The Guardian has a consumer piece on a hire company generally being awkward when one of their cars was caught in a flood. The final statement about driving it after the flood struck me as kind of the opposite of what I would have thought. Here is some context and the quote:
I collected a hire car from the Enterprise desk at Tarbes Lourdes airport last July, and drove it about 12 miles to my holiday accommodation in Bagnères-de-Bigorre. That evening there was a severe storm that caused flash floods across town. Water entered the hire car, which was parked on a street at the top end of town, and left a muddy residue. No damage was evident, and the vehicle was working perfectly when I drove back to the airport four days later. I showed the residue to the Enterprise staff, who thoroughly inspected the vehicle and drove it a short distance before assuring me that everything was OK.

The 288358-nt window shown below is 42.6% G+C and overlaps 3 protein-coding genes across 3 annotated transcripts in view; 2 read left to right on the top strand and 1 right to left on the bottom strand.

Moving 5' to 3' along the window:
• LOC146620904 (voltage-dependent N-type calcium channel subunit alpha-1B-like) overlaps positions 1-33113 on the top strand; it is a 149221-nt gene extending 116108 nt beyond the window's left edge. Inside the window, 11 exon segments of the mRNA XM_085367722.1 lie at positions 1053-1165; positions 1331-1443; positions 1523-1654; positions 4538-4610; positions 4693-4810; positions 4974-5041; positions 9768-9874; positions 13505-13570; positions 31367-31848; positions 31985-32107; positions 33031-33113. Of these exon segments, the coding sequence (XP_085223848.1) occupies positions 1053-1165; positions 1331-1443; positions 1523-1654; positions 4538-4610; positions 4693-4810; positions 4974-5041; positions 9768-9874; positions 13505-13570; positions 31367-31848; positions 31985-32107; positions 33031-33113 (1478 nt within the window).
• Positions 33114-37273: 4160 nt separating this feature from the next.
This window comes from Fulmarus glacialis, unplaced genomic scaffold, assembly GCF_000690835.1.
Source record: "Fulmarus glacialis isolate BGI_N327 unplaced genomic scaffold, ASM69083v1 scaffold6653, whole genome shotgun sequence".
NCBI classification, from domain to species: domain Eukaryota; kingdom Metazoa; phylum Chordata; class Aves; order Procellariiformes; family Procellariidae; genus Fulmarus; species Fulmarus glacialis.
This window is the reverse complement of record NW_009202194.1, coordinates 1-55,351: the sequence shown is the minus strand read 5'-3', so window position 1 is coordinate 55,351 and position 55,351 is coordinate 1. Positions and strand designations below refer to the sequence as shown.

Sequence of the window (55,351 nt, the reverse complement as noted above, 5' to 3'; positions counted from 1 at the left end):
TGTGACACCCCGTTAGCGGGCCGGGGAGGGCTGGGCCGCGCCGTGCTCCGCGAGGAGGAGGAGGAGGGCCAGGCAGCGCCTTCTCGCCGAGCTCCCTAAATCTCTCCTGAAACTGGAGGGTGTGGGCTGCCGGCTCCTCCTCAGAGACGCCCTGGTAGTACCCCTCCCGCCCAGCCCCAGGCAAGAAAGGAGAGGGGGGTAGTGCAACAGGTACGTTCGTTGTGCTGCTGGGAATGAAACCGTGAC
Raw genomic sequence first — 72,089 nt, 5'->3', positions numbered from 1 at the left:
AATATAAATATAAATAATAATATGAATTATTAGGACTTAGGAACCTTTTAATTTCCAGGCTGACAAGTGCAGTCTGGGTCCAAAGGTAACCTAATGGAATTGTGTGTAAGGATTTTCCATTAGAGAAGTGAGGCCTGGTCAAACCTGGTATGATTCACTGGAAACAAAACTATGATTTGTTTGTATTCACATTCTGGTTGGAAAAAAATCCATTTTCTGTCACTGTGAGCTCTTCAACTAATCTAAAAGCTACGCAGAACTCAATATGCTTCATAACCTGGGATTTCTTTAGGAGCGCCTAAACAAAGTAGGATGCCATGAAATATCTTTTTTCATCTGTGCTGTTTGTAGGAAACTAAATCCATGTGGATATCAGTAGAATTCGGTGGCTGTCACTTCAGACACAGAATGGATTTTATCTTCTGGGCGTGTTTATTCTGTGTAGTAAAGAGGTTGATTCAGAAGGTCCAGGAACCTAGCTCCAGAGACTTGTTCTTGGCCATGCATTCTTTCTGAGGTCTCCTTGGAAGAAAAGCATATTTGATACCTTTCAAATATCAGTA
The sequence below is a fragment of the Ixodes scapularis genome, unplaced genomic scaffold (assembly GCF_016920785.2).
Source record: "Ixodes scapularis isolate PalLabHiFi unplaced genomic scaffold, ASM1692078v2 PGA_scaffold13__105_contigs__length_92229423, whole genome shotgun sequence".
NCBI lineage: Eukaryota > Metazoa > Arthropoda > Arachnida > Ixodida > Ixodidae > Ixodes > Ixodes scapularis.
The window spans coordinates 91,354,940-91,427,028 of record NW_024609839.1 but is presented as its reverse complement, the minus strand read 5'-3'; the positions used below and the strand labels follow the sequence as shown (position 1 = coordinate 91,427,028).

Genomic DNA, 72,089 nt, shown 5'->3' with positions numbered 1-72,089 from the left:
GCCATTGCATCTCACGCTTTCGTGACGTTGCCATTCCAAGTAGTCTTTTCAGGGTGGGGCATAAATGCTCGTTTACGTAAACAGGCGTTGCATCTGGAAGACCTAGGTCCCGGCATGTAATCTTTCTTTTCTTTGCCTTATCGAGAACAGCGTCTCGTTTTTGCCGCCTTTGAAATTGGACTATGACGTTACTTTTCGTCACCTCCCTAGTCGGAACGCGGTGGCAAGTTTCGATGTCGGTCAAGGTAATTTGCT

[Enterprise tried to charge him for the writeoff excess but backed down saying] “We are confident that the extensive damage to the electrics was as a result of water getting into the vehicle. We also maintain our concern that it may have been unwise for the customer to drive the vehicle, knowing water had entered it. However, on this occasion, we will cancel the excess charge as a gesture of goodwill.”
In this circumstance, if I was driving my own car, I would have wanted to start the car and get it drying as soon as the water appeared to have drained away, specifically to prevent the electrics from corroding. The implication I get from the above is that it could be worse for the car to be driven than be left, or perhaps even be unsafe.
What sort of damage could driving do in this situation? What is the "wise" thing to do after your car has been in a flood?